Rating:

Both challenges are quite similar, so I only write a single writeup for them.

## Understanding the basics
In both cases, we have a single brainfuck file. (I recommend to __not__ run it with the interpreter given in the description, but I found an interpreter / visualizer that is safer to use: [BF Visualizer](https://fatiherikli.github.io/brainfuck-visualizer/). Let's put the first program into it and watch it (Check the *Optimize* box and reduce the delay for a deccent speed). The program will eventually crash because of the limited tape, but looking at the values, they look like ASCII values:
![BF1](https://raw.githubusercontent.com/DerBaer0/CTF-writeups/main/2021-imaginaryctf/bf1.jpg)
So, there is the flag, but it is truncated in the end. We could modify the sourcecode for a wider tape, or we look into the source code (which we'll need for the second challenge anyway.) I structured the code to be more readable: Before and after [] is a newline, so loops are in a line by themselfs. The beginning constists of blocks of this form:

>>+++++++++++
[<+++++++++++>-]
--
[<-------->+]

What is happening here? The first two lines:

We increment a cell X = 11 times
We have a small loop that: Goes to the left, increment by Y = 11, go right, decrement by 1. Repeat

This is a multiplication X * Y: The left cell used as the result starting with 0, the right cell is the loop counter starting with Y (set in the first line). For each iteration, the left cell is incremented by X, and this is done Y times, so X*Y.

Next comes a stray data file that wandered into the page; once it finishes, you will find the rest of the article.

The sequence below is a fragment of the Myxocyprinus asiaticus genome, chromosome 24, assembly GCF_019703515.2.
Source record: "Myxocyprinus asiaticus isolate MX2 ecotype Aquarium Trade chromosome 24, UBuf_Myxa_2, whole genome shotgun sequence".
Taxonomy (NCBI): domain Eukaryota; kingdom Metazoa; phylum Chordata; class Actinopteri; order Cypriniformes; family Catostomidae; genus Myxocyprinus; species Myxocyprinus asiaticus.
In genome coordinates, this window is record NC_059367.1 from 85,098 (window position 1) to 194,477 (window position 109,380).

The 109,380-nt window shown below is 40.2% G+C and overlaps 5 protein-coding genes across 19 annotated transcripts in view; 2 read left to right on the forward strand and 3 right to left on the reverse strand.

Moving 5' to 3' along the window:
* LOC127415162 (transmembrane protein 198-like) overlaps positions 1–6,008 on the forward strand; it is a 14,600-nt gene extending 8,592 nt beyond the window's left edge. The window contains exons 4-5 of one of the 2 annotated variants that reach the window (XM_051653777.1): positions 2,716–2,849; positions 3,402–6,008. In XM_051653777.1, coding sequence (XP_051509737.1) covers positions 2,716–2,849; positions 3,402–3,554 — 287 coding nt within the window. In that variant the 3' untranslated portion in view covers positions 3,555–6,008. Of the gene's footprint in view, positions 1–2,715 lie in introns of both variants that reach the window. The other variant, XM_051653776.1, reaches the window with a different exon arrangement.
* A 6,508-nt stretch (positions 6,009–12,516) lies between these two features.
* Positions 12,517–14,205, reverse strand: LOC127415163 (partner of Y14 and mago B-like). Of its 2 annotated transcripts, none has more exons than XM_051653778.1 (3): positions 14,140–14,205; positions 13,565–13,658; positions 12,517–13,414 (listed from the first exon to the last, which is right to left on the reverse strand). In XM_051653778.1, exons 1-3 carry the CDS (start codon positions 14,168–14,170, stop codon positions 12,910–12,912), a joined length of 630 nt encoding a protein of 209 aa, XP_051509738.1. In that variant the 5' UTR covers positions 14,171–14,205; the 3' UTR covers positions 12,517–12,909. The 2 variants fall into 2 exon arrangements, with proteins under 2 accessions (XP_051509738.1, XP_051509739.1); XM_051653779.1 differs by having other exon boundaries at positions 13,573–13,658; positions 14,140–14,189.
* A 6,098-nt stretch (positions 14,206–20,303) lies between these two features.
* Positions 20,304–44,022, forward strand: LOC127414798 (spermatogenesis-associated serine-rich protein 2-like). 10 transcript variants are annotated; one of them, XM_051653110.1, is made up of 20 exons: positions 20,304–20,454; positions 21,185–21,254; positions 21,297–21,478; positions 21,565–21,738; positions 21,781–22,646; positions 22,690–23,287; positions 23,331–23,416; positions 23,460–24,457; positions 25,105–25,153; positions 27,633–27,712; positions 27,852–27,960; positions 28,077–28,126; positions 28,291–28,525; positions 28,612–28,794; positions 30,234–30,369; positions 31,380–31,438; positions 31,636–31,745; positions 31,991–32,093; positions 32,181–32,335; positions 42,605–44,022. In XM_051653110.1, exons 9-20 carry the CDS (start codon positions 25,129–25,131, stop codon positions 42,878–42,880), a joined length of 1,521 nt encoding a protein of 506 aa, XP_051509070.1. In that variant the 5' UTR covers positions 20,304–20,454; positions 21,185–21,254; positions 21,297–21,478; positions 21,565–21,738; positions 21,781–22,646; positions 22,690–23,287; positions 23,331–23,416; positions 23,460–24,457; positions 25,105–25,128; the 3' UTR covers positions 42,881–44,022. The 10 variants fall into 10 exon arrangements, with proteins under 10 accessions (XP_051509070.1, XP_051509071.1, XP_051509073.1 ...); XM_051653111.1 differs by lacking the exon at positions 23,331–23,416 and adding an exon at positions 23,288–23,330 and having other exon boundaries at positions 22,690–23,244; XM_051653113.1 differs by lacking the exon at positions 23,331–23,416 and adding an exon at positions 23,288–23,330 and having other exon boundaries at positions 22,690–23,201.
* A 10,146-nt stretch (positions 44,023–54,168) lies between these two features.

The lines 3 and 4 are basically the same, but instead of adding it to the left cell, it subtracts. So, this whole block computes:
cell = X * Y - A * B, where the 4 variables can be determined by the number of + or - in the four lines. In our example: cell = 11 * 11 - 2 * 8 = 105 = ascii('i')
For the first challenge, I appended to every block <.> which prints the value we just built and removed the first few blocks of code for the remaining part of the flag to fit into memory. This solves No Thoughts, Head Empty.

But for the second challenge, it is more complicated. The description suggests that we have a similar challenge and looking at the source, we can identify the same 4-line blocks of code, but the numbers are larger. This stops us from running it: It is very slow and the numbers are not ascii values anymore. At this point, I wrote a small function to parse and print the values: